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Because some people just like a challenge.
Unless you really like memorization, this class is quite hellish. The lectures are great, but the memorization -- five facts for each slide -- is a lot of work. Also, since virtually no one has written an art history paper before (at least no one who is taking 101-102) you just write the papers like regular papers, and it turns out that art history papers are supposed to be totally different, and since there are only two papers in the semester, it's hard to improve much.
Estimated weekly workload: 5 hours
It seems hard for me to imagine this page to be complete without listing one of William's most painful classes. Organic Chemistry takes two semesters to complete, and is taken the spring of one year, followed by the fall of the next. So, even stucturally the class is difficult, but I'll get to that in a bit.
The first semester of Organic (Shortend to orgo here, and o-chem at most other schools)is basically learning the bare-bones basics of organic chemistry, analogous to learning the alphabet of a new language, and logically the second semester builds on the knowledge creating paragraphs and papers of this alphabet (to continue the analogy). Now notice how I made the jump from alpha-bet to papers over a summer; this is basically how it feels. And, of course, this is not to say at all that learning the basics of organic chemistry is easy. Quite the contrary, the basics are very memorization based, there is no way around it. This memorization becomes even more of a hinderance when you arive the fall of the next semester and realize that you have forgotten everything. Of course, there is hardly a day of review, it would be impossible though to review more, there is far too much material to get into the semester. Thus the first month of that second semester of orgo is really a blind, frantic scramble to remember what the previous semester entailed, while trying to to understand complex reaction mechanisms which apear to happen almost by magic.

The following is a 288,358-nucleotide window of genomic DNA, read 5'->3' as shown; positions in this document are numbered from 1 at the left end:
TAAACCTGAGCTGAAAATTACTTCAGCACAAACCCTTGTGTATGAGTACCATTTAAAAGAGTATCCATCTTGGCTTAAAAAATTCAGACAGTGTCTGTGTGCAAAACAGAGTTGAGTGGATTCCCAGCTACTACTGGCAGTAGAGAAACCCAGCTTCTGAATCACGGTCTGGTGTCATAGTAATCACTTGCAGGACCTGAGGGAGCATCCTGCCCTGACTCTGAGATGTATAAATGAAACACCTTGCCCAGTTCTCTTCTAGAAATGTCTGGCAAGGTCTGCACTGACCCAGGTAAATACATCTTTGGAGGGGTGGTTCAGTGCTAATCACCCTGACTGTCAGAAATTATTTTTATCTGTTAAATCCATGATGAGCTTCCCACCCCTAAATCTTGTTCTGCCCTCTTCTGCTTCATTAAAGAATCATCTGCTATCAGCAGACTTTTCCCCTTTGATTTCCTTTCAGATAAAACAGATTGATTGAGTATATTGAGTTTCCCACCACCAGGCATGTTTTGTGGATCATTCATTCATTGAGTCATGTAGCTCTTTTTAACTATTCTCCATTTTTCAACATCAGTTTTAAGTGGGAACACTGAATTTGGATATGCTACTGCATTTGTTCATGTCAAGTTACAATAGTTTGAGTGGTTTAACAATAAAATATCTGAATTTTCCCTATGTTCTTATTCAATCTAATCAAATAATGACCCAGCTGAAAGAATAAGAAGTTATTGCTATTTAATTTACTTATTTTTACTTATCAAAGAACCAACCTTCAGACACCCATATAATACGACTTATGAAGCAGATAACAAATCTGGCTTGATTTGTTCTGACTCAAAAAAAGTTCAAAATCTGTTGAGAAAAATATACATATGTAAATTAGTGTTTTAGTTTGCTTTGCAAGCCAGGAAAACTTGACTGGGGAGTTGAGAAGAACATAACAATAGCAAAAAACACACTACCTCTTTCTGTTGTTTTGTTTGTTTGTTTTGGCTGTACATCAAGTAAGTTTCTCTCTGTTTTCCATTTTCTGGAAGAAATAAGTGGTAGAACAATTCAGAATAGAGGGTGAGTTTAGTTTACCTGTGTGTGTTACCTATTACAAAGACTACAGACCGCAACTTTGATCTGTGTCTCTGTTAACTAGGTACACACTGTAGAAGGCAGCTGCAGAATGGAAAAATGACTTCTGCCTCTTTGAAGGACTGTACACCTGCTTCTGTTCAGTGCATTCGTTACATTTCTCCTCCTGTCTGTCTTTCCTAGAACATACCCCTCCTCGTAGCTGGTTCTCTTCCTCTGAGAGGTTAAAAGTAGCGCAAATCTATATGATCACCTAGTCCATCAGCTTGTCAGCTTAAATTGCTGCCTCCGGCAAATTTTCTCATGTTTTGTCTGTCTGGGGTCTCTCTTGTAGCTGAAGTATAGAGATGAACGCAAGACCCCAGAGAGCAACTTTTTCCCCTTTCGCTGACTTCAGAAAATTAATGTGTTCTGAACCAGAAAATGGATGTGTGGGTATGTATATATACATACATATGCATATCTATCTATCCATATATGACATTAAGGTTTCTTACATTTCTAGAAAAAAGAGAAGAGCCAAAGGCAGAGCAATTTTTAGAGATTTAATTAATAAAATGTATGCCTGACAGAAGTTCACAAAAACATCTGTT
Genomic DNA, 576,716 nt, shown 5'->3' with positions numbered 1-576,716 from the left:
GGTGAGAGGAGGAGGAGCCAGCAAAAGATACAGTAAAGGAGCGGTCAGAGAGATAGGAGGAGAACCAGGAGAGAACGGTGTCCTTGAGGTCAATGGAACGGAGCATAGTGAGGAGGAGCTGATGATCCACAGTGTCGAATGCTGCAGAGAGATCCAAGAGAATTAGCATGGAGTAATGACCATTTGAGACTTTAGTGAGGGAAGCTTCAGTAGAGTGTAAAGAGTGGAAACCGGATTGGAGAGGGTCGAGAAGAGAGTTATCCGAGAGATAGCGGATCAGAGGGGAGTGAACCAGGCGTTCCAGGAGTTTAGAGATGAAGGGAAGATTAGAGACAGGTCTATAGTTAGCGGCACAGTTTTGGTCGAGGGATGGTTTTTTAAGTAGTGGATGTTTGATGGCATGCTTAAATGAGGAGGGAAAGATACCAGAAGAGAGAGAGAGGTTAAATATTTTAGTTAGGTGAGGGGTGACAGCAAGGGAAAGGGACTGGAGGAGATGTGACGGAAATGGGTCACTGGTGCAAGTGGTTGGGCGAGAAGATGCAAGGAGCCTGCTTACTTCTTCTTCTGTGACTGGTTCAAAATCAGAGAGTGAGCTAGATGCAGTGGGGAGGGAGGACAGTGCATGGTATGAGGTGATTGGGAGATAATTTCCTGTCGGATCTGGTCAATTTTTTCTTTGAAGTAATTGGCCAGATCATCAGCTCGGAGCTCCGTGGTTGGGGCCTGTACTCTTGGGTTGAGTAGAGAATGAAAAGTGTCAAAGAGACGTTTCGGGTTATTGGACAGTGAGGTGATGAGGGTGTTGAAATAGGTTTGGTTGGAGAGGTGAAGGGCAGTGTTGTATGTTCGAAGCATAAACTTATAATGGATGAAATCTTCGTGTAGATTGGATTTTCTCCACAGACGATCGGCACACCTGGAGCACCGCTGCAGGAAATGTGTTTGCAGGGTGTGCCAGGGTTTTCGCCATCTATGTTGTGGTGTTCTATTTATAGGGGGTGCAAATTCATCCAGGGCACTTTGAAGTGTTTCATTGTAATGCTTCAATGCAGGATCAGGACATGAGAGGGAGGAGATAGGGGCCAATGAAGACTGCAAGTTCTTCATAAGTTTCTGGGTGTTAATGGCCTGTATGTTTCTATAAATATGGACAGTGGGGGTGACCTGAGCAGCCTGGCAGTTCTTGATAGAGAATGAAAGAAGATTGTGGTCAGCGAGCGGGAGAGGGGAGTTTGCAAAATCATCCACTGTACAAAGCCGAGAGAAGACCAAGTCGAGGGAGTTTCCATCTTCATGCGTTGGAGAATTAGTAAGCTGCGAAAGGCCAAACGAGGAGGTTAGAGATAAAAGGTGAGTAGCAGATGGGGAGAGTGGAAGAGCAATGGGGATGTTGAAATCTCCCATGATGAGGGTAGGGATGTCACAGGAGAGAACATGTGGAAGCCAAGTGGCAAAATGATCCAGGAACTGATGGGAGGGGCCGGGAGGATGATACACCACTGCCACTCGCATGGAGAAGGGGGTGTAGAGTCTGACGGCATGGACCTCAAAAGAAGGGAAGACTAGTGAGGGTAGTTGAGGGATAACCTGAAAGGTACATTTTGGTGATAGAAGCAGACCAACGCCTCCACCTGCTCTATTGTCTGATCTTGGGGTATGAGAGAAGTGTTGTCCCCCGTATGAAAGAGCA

However, if you can get though that, the rest of the semester should be only regular hard. Of course, this is all in addition to the lab section in which you are given three unknown samples (two of which are mixed together) which you are supposed to purify, analyze, and identify using the methods learned the semester before, and some new techniques as well.
Workload: Bi-weekly problem sets: three hours (usually done over two-four days) Tests (four over the course of the semester)- usually between 10-24 hours of studying Regular reading-1-2 hours (usually two-three reading assignments during the week) Lab prep-1 hour Melt-temp- 30minutes to i hour 30 Lab- 4 hours Lab report*- 8 hours or so per report except the third, which is a short work sheet.
- Or for the chem masochist, there is the extra lab-hard lab section (255). Be prepared for about two hellish consecutive all-nighters for both the (ungraded) rough draft and final 60+ page book that is your lab report. But not having to do pre and post labs is so deliciously tempting...
Chem 342: Synthetic Organic Chemistry